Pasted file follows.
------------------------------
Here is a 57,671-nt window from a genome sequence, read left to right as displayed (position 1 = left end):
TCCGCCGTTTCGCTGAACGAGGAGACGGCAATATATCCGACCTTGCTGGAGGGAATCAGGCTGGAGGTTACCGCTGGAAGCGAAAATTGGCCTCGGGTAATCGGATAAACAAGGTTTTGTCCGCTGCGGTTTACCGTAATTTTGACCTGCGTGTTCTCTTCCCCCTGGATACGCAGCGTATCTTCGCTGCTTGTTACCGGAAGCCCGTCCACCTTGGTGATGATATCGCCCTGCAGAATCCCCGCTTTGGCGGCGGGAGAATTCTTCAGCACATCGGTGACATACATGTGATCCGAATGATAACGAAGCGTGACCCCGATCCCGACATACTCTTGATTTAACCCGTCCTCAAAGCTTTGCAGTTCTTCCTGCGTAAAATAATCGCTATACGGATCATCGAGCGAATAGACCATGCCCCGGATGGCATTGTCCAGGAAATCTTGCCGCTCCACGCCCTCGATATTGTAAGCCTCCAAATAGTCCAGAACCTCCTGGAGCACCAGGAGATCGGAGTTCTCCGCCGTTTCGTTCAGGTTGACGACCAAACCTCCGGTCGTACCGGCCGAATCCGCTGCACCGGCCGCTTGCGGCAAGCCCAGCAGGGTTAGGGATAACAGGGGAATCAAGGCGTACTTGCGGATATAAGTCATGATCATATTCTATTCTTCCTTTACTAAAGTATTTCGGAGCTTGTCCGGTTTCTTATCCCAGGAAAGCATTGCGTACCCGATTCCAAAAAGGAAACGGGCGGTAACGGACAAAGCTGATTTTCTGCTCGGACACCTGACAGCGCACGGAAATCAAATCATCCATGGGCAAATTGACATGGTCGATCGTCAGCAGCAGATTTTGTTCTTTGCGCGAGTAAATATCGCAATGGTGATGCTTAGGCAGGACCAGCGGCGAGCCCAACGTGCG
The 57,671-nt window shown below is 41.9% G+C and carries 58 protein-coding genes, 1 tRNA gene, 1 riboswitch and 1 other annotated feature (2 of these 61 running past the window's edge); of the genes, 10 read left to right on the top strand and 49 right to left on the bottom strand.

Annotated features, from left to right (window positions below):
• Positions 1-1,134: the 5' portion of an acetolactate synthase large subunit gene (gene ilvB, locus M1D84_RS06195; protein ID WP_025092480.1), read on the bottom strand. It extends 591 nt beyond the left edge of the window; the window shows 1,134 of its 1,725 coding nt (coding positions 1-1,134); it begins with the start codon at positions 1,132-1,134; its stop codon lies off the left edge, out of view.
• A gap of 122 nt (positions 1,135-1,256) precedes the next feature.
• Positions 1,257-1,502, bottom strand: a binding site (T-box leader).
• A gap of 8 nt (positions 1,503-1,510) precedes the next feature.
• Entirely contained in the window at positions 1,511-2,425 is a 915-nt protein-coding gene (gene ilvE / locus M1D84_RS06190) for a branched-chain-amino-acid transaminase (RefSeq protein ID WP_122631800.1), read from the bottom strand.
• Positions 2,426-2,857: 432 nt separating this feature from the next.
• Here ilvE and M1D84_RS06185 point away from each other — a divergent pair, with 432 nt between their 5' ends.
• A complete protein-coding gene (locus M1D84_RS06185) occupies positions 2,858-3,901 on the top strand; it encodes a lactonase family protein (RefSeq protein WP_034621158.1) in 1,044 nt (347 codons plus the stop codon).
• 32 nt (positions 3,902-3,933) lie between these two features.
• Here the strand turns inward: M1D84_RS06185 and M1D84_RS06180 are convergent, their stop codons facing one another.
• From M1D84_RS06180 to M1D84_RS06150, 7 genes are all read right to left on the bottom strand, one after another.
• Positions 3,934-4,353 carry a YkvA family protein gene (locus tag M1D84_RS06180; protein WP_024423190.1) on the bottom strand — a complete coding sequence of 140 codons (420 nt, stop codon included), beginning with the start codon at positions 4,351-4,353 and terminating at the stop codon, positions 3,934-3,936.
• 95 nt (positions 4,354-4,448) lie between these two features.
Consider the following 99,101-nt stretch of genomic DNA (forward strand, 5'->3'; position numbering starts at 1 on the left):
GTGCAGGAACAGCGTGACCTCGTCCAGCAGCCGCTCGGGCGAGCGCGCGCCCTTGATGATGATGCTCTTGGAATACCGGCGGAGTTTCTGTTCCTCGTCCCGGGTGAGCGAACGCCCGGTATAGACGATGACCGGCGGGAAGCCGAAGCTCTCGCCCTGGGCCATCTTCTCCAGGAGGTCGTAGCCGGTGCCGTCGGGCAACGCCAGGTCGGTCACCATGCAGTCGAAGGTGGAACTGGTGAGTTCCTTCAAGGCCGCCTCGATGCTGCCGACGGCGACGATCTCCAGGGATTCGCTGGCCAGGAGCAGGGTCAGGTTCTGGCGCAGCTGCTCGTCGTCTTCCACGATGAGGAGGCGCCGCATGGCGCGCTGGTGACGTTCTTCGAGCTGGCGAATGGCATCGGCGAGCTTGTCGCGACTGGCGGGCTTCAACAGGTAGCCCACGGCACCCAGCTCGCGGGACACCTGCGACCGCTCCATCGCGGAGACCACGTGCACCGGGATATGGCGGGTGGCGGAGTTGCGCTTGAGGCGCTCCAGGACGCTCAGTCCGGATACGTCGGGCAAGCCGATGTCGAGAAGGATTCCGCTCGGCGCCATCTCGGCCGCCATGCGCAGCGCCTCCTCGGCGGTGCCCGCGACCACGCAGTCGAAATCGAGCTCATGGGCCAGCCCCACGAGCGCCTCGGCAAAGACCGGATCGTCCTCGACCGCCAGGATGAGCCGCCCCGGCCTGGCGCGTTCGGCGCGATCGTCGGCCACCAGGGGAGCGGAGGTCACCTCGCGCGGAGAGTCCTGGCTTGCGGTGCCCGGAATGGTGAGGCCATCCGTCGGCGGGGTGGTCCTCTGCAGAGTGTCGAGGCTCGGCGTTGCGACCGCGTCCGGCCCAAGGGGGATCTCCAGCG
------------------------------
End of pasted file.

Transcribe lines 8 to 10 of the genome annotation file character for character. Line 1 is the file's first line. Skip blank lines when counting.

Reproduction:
• A gap of 8 nt (positions 1,503-1,510) precedes the next feature.
• Entirely contained in the window at positions 1,511-2,425 is a 915-nt protein-coding gene (gene ilvE / locus M1D84_RS06190) for a branched-chain-amino-acid transaminase (RefSeq protein ID WP_122631800.1), read from the bottom strand.
• Positions 2,426-2,857: 432 nt separating this feature from the next.